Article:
Taking off from Harris’s Gothic potboiler formula while blending in phantasmagorical social satire, Bret Easton Ellis’s controversial 1991 novel American Psycho, about a Wall Street power broker nursing a secret identity as a serial killer, brought the genre to a bleeding edge; that same year, Jonathan Demme’s film The Silence of the Lambs, a Harris adaption featuring Anthony Hopkins on irresistible form as Hannibal Lecter—in whose immaculate personage Norman Bates and his exposition-dispensing psychiatrist were humorously and horrifyingly combined—won five Academy Awards. Both of these pop-cultural conversation pieces fed indirectly into the creation of Se7en, a risky $30 million bet by the ever-hip production outfit New Line Cinema (known as “The House That Freddy Built” thanks to A Nightmare on Elm Street ) against serial-killer fatigue. The film opened in the fall of 1995 with a cryptic ad campaign and minimal hype and grossed over $300 million worldwide, emerging as an oddly paradoxical crowd-pleaser: the sort of movie your friends urged you to see and warned you against in the same breath.
As with American Psycho and The Silence of the Lambs, Se7en draws its strength from a set of well-established conventions while also distancing itself from them. It does this mostly via the toxic potency of its visual style, which strips the rust off of the script’s cop movie tropes and exposes their gleaming bones. Meanwhile, the serial-killer material, which is so self-consciously lurid as to threaten unintentional comedy, is elevated, if not consecrated, by the story’s central gimmick: a suite of murders inspired by the seven deadly sins, carried out consecutively by John Doe as a sermon wherein Old Testament messaging is etched on the bodies of his victims and conveyed to the masses by a sensation-hungry media establishment playing into his game.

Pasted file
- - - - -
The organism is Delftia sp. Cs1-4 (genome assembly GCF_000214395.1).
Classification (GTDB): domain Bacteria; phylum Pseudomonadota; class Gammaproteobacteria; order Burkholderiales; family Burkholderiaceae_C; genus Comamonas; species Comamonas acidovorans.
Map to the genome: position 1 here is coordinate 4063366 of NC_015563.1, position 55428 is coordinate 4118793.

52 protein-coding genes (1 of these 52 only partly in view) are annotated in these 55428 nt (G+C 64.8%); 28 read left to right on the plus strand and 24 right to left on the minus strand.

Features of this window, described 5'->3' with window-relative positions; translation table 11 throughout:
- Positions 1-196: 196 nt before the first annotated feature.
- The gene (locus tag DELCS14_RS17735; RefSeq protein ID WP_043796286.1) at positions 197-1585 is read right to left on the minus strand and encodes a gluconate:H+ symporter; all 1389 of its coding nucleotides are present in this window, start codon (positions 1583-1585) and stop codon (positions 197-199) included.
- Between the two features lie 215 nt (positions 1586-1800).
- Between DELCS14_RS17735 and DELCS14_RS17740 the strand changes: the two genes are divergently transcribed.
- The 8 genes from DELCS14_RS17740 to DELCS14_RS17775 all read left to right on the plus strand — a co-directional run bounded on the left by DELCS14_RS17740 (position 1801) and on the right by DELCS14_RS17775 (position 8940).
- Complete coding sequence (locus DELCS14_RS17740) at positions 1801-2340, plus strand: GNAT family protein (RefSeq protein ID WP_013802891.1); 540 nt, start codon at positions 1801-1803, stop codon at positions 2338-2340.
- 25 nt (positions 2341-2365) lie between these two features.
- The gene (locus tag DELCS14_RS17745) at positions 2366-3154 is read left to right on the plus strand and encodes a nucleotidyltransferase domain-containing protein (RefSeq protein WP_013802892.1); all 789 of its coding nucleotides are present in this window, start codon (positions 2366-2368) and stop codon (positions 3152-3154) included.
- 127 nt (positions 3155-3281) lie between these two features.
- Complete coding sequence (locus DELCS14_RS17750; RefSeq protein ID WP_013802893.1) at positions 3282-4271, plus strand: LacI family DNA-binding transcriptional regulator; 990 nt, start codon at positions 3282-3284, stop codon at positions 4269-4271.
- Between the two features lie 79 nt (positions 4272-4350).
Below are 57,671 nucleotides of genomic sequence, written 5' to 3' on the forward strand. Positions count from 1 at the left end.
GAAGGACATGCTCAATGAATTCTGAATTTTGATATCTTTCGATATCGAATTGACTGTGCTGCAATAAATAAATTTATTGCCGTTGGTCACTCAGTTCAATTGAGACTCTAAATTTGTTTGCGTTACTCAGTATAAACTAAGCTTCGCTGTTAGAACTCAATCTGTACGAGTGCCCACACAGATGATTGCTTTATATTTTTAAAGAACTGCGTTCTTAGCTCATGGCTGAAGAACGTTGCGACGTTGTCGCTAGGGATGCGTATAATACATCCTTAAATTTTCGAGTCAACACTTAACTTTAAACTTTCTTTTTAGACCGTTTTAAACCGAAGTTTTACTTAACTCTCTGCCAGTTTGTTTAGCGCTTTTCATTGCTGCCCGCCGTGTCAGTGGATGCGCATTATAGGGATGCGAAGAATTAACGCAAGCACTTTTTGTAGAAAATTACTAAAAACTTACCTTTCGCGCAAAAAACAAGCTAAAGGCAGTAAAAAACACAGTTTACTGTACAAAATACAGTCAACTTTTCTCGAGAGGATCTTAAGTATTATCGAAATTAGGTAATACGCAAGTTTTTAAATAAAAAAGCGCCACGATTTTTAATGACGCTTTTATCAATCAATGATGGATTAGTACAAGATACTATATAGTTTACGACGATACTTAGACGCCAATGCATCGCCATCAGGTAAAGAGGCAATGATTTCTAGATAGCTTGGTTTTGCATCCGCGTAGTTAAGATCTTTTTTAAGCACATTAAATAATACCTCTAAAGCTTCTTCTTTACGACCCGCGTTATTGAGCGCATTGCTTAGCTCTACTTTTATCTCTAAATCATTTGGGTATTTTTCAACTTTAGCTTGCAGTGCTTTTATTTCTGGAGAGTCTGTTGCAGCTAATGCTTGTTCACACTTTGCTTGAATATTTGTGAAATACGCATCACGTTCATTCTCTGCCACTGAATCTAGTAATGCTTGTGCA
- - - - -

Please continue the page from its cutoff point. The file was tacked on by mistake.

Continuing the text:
As high concepts go, Se7en’s is dizzyingly vertiginous—which is to say pretentious, a quality the film owns straight-up. It’s a conceit most poetically expressed by the set-piece in the silent, church-like library whose cavernous expanse is illuminated by a set of golden-hued desk lamps—a place of refuge and literary worship containing the wisdom of the ages. “All these books,” Detective Somerset sighs admiringly to the security guards while wandering the stacks to the strains of Bach’s Orchestral Suite No. 3 in D Major. “A world of knowledge at your fingertips ... and you play cards.” Just as Se7en’s gore attempts to outstrip its predecessors, the film’s omnipresent intellectualism exceeds the po-faced Freudian slippage of Psycho or the Lacanian quid pro quo of The Silence of the Lamb; the film is pure pulp, but its gristle comes fully marinated in a thick stew of scriptural and liturgical references.
Anachronisms and artifacts are embedded in Se7en’s aesthetic. One potentially illuminating way to look at the film is as a kind of contemporary “cabinet of curiosities,” or wunderkammer, a Medieval invention housing a set of disparate, exotic objects like a miniaturized museum. Se7en’s first wunderkammer moment comes during its opening credit sequence, conceived by designer Kyle Cooper as a hallucinatory collage (shot specially by Harris Savides) conveying John Doe’s abject worldview and artisanal process through shots of scribbled prose and stitched together notebooks. The unsettling bits of handwritten text and grotesque medical-textbook-style photographs get hammered into place by the industrial beats of Nine Inch Nails, whose 1994 album The Downward Spiral anticipated and heralded Se7en’s extremity (in the same year, Pearl Jam styled the liner notes of their hit record Vitalogy as a faux and grotesque medical textbook cataloguing a set of human abnormalities).